The Sunday News
WE continue our interview with Cde Mitsho Mlobi Ndlovu, pseudo name Cde John Sidambe, who during the war operated in the Sanyati and Gokwe areas.
Cde Ndlovu, a younger brother to Zanu-PF councillor in the Insiza Rural District Council, Councillor Tennyson “Thambolenyoka” Ndlovu or Cde Magedleni last week told our Assistant Editor Mkhululi Sibanda (MS) how the late Vice-President Dr Joshua Mqabuko Nkomo’s visit at his family’s plot at Gwatemba African Purchasing Area as the place was known then, influenced him into joining politics and eventually the armed struggle.
This week Cde Ndlovu continues the conversation by narrating how he crossed the border into Botswana en-route to Zambia and his training at Mwembeshi.
Below are excerpts of the interview.
MS: Last time you spoke about leaving Bulawayo with five other recruits and two guerillas to join the armed struggle.
Let’s resume our conversation from there.
Cde Ndlovu: From Bulawayo we were driven by a member of the Zapu province, a Cde Nhliziyo in his Zephyr car.
Like I said last week he took us to near the border with Botswana.
We crossed into Botswana and we had some food, just bread and soft drinks.
Transport was organised and we were taken to Francistown and that is where we surrendered our particulars.
In Francistown we did not stay long, if my memory still serves me right, it could have been three weeks being there.
From Francistown we were flown to Zambia where we landed at the Lusaka International Airport.
From the airport we were driven to Nampundwe Transit Camp. Yeyi what a place that one. Kwakungatshiphanga. However, I think I need to take you back.
I was talking about the commitment that people like Nhliziyo who lived in Luveve had towards the liberation struggle.
There are many like him who made personal sacrifices such as recruiting and taking young people to the border with Botswana so that they could join the armed struggle.
The Rhodesian security forces did not turn a blind eye to their activities.
They punished them and Cde Nhliziyo had his house bombed after taking us to the border with Botswana.
MS: What happened, may you elaborate on that one.
Cde Ndlovu: This is what I gathered later on.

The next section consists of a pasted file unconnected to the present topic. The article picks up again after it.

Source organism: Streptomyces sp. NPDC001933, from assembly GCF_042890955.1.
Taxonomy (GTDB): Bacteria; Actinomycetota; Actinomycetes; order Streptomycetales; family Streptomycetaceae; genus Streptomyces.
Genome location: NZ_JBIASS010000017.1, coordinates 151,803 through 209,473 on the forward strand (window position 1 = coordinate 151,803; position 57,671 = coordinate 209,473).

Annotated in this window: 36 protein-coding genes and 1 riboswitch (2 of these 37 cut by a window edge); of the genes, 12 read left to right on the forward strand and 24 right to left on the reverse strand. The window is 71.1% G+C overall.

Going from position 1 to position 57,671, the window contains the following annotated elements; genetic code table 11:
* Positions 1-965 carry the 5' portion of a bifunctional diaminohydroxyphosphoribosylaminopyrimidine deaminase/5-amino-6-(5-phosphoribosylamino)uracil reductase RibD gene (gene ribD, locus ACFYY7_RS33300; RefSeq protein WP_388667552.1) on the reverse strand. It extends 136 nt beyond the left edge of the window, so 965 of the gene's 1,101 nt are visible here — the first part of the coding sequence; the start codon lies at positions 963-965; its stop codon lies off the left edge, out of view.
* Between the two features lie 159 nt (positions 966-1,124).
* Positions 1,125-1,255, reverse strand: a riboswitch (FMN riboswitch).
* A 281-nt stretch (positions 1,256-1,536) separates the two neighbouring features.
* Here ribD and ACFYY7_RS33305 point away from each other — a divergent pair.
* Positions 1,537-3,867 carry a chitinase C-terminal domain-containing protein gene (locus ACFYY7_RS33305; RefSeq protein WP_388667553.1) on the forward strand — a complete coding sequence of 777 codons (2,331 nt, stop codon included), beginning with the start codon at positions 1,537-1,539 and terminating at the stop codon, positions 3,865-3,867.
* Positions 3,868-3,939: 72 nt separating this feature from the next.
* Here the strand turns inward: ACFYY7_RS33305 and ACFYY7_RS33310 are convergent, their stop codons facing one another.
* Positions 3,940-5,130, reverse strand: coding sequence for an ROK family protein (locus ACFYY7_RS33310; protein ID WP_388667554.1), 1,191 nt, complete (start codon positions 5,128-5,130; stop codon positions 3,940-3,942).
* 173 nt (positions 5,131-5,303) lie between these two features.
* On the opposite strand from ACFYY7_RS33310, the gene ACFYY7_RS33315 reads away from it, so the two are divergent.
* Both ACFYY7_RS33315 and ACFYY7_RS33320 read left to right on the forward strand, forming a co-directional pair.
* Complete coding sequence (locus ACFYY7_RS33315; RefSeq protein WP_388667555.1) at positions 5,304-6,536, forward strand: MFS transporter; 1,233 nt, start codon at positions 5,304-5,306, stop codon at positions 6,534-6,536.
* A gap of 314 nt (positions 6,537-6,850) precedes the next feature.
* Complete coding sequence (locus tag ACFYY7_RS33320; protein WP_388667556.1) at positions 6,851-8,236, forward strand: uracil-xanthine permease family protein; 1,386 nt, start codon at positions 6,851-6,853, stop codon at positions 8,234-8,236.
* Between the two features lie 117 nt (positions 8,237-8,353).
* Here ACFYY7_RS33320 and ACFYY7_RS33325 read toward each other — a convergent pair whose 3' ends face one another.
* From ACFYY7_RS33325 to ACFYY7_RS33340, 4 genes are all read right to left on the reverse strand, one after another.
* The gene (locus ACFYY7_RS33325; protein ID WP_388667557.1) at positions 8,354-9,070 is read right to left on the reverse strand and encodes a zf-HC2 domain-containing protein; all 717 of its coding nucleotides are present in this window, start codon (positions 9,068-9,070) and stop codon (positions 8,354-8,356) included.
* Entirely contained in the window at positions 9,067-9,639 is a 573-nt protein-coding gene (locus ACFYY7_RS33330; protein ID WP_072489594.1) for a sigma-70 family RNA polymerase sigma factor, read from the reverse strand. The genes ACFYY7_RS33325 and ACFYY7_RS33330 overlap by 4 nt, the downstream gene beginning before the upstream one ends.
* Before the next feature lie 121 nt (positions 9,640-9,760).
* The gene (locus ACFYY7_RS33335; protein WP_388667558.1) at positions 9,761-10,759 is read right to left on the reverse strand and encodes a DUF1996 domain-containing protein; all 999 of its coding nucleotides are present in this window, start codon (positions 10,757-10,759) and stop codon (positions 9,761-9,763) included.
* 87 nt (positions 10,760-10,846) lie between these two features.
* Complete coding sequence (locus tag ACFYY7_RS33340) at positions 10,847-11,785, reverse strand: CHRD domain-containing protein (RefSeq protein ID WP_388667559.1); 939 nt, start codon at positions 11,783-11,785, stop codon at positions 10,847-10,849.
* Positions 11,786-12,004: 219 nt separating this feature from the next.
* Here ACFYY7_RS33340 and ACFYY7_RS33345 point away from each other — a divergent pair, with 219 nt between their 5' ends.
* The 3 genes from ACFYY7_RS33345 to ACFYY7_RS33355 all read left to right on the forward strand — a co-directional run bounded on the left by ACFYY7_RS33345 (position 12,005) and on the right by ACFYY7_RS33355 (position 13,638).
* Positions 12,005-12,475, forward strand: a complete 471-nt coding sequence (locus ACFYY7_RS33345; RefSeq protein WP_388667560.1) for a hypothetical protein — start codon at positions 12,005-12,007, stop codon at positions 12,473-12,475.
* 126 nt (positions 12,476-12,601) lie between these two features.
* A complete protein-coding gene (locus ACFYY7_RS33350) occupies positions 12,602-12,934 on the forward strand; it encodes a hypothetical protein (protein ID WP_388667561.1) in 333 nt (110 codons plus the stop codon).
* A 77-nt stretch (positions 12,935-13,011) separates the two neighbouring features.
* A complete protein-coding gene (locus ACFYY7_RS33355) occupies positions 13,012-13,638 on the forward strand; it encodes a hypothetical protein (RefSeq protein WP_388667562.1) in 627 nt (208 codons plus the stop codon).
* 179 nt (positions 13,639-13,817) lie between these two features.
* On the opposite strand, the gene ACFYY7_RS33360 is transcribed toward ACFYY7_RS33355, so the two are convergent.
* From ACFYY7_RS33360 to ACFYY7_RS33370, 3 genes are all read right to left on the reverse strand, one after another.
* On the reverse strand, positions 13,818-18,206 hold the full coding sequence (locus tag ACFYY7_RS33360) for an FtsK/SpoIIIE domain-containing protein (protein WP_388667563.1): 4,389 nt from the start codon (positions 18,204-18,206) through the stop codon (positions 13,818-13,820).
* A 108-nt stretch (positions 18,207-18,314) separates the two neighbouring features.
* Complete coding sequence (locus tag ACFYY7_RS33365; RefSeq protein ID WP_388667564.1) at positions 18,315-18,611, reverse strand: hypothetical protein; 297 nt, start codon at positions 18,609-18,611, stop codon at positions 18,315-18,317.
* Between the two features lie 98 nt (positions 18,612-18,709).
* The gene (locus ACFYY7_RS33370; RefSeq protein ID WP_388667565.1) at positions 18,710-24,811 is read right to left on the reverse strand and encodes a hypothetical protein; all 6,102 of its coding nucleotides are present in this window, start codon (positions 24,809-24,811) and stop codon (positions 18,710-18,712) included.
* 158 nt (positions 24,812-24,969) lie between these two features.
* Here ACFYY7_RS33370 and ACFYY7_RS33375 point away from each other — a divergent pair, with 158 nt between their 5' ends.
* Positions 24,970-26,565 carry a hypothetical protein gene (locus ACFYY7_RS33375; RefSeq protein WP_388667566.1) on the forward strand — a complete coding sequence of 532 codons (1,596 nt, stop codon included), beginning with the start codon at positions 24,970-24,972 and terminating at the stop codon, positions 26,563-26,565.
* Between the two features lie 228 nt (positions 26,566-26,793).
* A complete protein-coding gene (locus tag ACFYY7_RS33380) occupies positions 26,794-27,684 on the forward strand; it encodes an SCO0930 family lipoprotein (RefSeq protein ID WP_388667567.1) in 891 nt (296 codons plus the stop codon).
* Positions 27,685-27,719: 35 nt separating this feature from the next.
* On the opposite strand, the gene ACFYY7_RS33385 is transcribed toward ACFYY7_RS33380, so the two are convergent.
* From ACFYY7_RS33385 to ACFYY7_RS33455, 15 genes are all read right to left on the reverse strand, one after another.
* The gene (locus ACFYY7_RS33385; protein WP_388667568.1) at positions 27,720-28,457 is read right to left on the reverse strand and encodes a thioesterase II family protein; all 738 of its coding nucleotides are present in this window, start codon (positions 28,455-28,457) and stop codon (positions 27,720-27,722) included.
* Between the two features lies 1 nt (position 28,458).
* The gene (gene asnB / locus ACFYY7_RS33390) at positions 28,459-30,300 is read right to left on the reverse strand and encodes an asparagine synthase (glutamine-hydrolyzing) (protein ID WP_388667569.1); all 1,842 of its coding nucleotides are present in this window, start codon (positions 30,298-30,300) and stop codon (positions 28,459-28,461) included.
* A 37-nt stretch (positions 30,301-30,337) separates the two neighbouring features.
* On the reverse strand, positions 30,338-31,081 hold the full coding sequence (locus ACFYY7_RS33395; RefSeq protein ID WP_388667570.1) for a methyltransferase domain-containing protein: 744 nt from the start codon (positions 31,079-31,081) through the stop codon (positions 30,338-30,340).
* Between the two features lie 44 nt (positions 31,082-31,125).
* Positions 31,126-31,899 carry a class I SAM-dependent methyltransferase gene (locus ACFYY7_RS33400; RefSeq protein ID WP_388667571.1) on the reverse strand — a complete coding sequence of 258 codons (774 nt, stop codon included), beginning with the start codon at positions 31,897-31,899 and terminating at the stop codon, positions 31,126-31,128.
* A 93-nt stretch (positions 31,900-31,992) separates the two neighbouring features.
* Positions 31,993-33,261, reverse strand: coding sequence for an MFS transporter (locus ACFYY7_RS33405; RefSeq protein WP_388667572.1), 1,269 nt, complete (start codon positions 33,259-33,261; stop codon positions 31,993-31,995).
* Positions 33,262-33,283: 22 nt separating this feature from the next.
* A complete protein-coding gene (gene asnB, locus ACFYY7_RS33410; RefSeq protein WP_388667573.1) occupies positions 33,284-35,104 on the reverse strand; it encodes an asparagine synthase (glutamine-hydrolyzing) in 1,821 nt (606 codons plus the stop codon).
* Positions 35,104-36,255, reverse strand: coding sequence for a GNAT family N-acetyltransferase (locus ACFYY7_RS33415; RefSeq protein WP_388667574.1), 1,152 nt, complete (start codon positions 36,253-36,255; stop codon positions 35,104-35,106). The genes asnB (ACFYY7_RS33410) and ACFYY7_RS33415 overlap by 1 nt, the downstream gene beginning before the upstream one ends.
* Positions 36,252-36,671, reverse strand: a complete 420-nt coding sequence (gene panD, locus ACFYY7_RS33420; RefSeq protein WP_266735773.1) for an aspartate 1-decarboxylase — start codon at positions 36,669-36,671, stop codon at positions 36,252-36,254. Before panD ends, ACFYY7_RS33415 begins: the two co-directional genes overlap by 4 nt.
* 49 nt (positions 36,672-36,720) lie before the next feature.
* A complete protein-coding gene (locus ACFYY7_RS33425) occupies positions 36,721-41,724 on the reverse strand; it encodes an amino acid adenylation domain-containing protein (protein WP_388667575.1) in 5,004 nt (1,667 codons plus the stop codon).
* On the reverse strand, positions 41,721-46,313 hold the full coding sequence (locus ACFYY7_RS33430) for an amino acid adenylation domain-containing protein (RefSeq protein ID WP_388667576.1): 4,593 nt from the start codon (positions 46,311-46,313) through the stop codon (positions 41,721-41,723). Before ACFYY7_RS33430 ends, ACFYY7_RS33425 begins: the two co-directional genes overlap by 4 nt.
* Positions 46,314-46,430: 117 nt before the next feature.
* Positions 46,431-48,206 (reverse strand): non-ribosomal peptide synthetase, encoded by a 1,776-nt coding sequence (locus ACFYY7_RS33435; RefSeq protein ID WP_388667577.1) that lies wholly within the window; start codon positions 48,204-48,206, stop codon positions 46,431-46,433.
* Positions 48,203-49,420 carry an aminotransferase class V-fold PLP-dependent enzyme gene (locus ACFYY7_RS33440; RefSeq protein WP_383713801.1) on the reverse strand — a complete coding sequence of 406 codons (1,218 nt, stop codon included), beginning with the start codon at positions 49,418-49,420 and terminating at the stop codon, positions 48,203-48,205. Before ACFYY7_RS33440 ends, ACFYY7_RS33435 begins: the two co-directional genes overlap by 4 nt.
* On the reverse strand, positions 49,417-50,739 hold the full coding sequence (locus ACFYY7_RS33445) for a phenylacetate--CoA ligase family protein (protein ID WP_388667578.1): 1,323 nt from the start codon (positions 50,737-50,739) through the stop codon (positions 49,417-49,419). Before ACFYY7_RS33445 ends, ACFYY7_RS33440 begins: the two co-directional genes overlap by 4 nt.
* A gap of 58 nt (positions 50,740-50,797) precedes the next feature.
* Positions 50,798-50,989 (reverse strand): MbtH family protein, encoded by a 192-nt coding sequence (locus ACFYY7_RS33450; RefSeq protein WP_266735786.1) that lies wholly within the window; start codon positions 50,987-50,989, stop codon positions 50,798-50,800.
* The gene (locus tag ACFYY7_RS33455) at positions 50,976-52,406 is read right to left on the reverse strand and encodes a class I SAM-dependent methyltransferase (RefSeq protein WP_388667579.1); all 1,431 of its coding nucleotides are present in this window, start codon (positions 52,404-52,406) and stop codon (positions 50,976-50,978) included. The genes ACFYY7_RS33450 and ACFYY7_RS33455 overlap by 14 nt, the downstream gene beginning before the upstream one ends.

During the week I left for the war, a relative of ours, a nephew to be specific arrived at our family property, Plot Number One at Gwatemba.
He came in the company of a colleague and the two were guerillas, they came armed but were injured.
So my uncle, Naison Khutshwekhaya Ndlovu, uNK went there to take care of the situation.
The arms of these two, the AK-47s were taken and concealed at our neighbour’s farm, a Harrisman, I am not sure of the spelling but just write the way it sounds.
NK then smuggled those two guerillas to Bulawayo using a Shu-Shine bus and they were treated and left.
Everything was well organised I was told.
The Rhodesians later got wind of that and even that boys from the Khutshwekhaya family had gone to join the war.
They went to our plot and killed my grandfather, uKhutshwekhaya in cold blood. He was shot at close range. They later traced Nhliziyo and bombed his Luveve house. By that time my father Mlobi had long passed on.
MS: When you talk about the Khutshwekhaya boys how many went to war?
Cde Ndlovu: I said last week I come from a family of revolutionaries.
In my family we were five boys and one girl. All the five boys fought in the liberation war. Our sister, Thabitha is the only one who did not go to war. I will say more about others in the later stages of this interview.
MS: What then happened to NK?
Cde Ndlovu: NK had been in and out of prison because of his political activities but on this one that involved firearms he had to skip the border and that is what he did.
That is how NK crossed into Botswana en-route to Zambia to join other Zapu leaders in exile.
MS: Since you are now talking about NK, as a relative and someone brought up by him, what did you find unique about him.
Cde Ndlovu: Like any other Khutshwekhaya son he was very forthright in his approach to things.
However, with time he had become a little bit softer.
The other thing NK never sought employment in Rhodesia when it was fashionable to do so, he used to run his own leather business.
His premises were located at Barbourfields Shopping Centre, just a stone’s throw from the stadium.
He was manufacturing shoes and other leather items.
He had acquired that skill at Mzingwane.
If you look at the history of many nationalists, some had done trades like carpentry, building and leather was the other that was offered at Mzingwane but NK chose not to look for employment but start his own business.